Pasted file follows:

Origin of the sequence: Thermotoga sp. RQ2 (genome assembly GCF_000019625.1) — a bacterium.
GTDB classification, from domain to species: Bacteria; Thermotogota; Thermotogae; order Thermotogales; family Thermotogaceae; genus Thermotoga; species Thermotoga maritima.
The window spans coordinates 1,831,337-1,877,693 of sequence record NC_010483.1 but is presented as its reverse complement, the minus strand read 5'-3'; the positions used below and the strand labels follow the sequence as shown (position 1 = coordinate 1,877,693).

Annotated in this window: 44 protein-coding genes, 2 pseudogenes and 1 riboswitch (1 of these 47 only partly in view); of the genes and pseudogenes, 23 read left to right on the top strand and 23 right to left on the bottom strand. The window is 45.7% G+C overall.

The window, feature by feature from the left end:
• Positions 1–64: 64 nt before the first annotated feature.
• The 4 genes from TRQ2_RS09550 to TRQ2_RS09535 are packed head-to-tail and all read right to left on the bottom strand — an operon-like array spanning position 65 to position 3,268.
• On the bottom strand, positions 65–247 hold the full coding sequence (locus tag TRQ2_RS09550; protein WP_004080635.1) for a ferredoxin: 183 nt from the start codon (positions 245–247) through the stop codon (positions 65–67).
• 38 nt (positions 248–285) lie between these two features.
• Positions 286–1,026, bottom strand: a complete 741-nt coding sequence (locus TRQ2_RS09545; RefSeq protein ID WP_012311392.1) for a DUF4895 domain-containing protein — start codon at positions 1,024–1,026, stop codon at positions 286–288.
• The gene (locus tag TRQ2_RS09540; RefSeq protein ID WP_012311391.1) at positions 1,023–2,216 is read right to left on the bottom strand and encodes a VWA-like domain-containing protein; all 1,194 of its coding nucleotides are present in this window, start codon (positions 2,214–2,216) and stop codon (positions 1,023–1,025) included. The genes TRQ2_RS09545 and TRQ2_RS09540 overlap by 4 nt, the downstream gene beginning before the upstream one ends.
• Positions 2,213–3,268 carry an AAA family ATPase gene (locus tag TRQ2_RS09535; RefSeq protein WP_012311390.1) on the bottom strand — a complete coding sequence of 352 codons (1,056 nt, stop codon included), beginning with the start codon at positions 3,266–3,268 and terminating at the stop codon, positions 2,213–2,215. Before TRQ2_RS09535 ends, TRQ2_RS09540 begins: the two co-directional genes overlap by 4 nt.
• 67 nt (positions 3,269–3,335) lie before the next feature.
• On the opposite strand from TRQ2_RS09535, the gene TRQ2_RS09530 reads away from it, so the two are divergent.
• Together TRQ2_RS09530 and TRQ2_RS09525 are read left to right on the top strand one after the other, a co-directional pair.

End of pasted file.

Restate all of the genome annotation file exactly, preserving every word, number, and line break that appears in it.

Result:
Origin of the sequence: Thermotoga sp. RQ2 (genome assembly GCF_000019625.1) — a bacterium.
GTDB classification, from domain to species: Bacteria; Thermotogota; Thermotogae; order Thermotogales; family Thermotogaceae; genus Thermotoga; species Thermotoga maritima.
The window spans coordinates 1,831,337-1,877,693 of sequence record NC_010483.1 but is presented as its reverse complement, the minus strand read 5'-3'; the positions used below and the strand labels follow the sequence as shown (position 1 = coordinate 1,877,693).

Annotated in this window: 44 protein-coding genes, 2 pseudogenes and 1 riboswitch (1 of these 47 only partly in view); of the genes and pseudogenes, 23 read left to right on the top strand and 23 right to left on the bottom strand. The window is 45.7% G+C overall.

The window, feature by feature from the left end:
• Positions 1–64: 64 nt before the first annotated feature.
• The 4 genes from TRQ2_RS09550 to TRQ2_RS09535 are packed head-to-tail and all read right to left on the bottom strand — an operon-like array spanning position 65 to position 3,268.
• On the bottom strand, positions 65–247 hold the full coding sequence (locus tag TRQ2_RS09550; protein WP_004080635.1) for a ferredoxin: 183 nt from the start codon (positions 245–247) through the stop codon (positions 65–67).
• 38 nt (positions 248–285) lie between these two features.
• Positions 286–1,026, bottom strand: a complete 741-nt coding sequence (locus TRQ2_RS09545; RefSeq protein ID WP_012311392.1) for a DUF4895 domain-containing protein — start codon at positions 1,024–1,026, stop codon at positions 286–288.
• The gene (locus tag TRQ2_RS09540; RefSeq protein ID WP_012311391.1) at positions 1,023–2,216 is read right to left on the bottom strand and encodes a VWA-like domain-containing protein; all 1,194 of its coding nucleotides are present in this window, start codon (positions 2,214–2,216) and stop codon (positions 1,023–1,025) included. The genes TRQ2_RS09545 and TRQ2_RS09540 overlap by 4 nt, the downstream gene beginning before the upstream one ends.
• Positions 2,213–3,268 carry an AAA family ATPase gene (locus tag TRQ2_RS09535; RefSeq protein WP_012311390.1) on the bottom strand — a complete coding sequence of 352 codons (1,056 nt, stop codon included), beginning with the start codon at positions 3,266–3,268 and terminating at the stop codon, positions 2,213–2,215. Before TRQ2_RS09535 ends, TRQ2_RS09540 begins: the two co-directional genes overlap by 4 nt.
• 67 nt (positions 3,269–3,335) lie before the next feature.
• On the opposite strand from TRQ2_RS09535, the gene TRQ2_RS09530 reads away from it, so the two are divergent.
• Together TRQ2_RS09530 and TRQ2_RS09525 are read left to right on the top strand one after the other, a co-directional pair.